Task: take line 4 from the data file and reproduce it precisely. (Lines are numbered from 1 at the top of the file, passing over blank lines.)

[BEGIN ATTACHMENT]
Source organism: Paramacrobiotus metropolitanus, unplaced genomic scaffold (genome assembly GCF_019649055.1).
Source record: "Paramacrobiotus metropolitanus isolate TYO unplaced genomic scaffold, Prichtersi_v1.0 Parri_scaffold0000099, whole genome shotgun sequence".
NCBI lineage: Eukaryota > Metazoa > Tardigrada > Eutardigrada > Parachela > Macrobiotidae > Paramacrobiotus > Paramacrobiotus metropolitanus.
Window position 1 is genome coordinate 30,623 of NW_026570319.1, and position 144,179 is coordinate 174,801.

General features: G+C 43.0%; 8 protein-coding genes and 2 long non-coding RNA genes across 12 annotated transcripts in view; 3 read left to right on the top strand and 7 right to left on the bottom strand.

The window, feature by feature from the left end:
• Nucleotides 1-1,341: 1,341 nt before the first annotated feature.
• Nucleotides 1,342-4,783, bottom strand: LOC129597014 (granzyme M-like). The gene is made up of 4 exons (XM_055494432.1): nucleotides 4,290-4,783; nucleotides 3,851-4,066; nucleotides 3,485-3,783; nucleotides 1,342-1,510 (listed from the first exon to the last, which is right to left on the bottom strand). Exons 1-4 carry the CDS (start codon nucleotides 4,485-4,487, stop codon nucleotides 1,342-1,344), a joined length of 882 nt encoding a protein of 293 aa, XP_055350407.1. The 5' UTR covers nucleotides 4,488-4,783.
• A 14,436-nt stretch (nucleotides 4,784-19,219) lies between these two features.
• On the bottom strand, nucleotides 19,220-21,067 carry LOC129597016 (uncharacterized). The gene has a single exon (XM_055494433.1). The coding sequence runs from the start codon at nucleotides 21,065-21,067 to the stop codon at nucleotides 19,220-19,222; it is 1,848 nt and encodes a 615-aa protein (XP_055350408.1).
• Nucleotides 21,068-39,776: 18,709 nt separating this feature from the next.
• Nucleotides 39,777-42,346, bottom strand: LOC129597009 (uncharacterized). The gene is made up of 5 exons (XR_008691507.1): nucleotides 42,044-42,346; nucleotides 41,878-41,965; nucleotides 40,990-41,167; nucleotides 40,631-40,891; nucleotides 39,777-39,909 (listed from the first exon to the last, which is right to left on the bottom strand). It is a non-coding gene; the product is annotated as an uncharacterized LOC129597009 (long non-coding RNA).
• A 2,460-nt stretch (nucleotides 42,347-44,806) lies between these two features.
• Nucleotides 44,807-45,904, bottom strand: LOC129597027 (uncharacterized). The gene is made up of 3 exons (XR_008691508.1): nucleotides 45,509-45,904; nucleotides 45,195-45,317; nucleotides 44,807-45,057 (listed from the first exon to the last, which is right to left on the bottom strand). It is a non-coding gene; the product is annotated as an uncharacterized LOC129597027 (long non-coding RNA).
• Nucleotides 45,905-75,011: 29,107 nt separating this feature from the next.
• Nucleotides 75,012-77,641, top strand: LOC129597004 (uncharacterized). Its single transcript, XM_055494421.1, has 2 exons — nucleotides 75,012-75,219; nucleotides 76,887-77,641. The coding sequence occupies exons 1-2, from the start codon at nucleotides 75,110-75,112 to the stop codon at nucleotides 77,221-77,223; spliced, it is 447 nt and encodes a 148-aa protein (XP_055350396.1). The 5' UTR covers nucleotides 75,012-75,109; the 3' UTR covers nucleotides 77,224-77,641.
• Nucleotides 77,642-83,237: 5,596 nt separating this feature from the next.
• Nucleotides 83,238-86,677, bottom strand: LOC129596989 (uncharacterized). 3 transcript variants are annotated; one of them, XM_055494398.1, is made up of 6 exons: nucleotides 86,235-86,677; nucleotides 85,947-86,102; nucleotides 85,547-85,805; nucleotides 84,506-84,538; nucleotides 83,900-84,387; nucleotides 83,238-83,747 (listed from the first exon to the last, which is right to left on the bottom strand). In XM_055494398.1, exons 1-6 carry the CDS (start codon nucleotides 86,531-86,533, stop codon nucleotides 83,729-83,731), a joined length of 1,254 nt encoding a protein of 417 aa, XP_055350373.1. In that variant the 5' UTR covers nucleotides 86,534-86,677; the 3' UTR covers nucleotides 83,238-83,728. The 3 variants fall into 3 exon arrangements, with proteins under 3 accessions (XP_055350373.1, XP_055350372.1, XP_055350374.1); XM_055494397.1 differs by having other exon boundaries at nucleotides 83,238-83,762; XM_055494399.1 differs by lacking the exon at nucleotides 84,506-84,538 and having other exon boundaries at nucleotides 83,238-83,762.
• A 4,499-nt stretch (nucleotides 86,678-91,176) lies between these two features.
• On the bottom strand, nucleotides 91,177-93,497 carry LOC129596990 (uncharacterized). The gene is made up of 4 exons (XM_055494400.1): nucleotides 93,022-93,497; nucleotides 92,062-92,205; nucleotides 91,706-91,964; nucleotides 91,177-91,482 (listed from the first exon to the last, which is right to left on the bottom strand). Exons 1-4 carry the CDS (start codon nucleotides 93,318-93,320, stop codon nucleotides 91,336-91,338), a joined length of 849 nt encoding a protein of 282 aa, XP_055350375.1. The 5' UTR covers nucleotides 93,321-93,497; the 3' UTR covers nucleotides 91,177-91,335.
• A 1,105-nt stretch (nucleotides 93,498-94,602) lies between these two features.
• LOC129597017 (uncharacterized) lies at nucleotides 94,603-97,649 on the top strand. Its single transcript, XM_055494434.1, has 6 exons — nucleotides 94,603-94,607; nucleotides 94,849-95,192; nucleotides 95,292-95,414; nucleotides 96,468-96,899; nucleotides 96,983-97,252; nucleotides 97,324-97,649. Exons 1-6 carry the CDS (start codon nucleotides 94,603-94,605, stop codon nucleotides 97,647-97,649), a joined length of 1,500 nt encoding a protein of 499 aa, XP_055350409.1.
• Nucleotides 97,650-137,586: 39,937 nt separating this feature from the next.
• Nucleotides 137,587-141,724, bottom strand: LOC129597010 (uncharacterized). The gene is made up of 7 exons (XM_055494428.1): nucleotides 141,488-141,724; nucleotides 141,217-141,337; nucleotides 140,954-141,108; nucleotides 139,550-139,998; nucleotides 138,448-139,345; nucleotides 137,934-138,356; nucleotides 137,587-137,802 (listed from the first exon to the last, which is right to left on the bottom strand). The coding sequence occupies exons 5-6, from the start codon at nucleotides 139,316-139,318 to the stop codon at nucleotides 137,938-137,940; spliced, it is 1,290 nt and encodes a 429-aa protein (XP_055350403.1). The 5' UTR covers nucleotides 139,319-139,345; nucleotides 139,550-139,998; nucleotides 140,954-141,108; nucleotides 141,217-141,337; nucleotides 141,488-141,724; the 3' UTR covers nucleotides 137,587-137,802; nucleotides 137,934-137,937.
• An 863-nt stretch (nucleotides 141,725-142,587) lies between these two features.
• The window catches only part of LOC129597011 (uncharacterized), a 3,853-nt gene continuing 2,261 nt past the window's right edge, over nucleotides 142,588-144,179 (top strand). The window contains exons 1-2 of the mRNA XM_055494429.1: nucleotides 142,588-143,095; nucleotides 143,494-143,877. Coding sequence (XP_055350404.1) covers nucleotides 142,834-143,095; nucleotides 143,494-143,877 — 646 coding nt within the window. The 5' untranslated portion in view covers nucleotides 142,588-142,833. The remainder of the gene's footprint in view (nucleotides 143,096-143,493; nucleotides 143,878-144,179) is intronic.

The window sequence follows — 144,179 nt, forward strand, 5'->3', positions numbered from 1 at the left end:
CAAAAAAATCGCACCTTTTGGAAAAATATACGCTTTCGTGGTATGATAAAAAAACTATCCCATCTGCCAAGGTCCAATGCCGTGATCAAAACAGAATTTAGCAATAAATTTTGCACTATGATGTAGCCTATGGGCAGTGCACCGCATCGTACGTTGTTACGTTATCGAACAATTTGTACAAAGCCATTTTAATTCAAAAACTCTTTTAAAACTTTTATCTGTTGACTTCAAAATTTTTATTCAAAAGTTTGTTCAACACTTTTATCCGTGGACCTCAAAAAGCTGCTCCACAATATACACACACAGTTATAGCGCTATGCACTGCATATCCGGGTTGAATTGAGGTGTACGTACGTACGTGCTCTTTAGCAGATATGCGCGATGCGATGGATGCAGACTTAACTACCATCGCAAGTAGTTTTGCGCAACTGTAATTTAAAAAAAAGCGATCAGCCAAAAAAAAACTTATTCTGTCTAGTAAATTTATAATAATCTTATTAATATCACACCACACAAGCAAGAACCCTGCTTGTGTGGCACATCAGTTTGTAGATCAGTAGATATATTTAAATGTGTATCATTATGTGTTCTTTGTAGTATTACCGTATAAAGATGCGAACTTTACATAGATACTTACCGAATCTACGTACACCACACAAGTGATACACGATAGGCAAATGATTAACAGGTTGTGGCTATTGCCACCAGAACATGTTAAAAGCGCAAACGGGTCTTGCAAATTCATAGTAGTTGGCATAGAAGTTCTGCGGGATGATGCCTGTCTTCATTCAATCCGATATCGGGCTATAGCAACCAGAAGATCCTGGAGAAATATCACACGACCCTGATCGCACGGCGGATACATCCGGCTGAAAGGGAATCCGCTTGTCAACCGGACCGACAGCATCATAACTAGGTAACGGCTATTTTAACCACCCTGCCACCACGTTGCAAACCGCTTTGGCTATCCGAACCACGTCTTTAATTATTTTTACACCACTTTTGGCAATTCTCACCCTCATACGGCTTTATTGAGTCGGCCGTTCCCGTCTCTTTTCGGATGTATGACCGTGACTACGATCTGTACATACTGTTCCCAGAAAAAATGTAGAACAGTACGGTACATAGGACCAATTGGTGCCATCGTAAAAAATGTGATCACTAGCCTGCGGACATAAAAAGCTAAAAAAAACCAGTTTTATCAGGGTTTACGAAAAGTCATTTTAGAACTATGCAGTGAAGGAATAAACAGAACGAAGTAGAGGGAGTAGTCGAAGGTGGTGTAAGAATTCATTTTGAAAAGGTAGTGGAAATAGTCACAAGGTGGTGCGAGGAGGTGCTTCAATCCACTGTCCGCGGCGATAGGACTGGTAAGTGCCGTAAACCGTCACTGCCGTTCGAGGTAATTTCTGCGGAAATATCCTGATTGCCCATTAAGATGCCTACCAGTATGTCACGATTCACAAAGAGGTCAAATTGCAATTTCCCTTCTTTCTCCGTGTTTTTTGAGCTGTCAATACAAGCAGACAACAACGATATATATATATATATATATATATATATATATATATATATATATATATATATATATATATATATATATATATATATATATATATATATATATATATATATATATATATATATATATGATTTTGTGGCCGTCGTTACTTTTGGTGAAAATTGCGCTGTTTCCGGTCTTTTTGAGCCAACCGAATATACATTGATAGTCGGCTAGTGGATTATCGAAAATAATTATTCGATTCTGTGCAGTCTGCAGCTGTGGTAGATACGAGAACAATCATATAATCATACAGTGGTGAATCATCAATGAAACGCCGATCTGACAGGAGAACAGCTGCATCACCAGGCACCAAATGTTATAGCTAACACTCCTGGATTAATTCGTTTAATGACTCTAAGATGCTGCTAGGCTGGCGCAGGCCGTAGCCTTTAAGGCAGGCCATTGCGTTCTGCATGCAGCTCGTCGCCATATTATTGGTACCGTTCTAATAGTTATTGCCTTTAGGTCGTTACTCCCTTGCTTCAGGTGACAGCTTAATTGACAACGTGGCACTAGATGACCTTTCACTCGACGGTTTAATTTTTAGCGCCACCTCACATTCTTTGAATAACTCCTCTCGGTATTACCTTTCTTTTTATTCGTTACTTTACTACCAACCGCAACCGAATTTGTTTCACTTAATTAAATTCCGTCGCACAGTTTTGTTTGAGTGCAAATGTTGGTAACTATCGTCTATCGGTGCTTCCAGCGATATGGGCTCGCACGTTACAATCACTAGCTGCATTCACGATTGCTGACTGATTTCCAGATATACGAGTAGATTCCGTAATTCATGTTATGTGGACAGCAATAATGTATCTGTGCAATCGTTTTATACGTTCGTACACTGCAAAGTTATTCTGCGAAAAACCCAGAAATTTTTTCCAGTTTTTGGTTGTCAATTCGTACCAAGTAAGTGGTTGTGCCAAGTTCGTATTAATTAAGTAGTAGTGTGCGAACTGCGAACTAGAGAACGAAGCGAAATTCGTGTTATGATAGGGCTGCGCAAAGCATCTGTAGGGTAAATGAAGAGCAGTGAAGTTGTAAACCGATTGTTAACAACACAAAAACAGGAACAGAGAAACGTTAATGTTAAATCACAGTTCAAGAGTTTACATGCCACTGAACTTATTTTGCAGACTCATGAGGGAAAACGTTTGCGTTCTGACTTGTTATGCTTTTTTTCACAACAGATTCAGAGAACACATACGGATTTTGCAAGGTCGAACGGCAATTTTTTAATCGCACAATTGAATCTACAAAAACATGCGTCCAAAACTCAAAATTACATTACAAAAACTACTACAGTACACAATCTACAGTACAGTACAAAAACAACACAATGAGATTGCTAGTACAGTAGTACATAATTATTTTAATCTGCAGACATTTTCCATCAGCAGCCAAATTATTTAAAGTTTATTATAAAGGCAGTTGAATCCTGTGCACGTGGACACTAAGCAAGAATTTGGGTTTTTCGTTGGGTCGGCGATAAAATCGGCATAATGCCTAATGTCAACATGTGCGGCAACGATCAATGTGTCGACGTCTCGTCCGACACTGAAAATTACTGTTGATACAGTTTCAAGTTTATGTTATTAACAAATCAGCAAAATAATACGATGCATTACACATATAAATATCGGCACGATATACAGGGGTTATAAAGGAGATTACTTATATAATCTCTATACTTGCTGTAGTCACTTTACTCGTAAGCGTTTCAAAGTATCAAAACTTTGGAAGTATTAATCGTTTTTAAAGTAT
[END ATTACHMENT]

Window position 1 is genome coordinate 30,623 of NW_026570319.1, and position 144,179 is coordinate 174,801.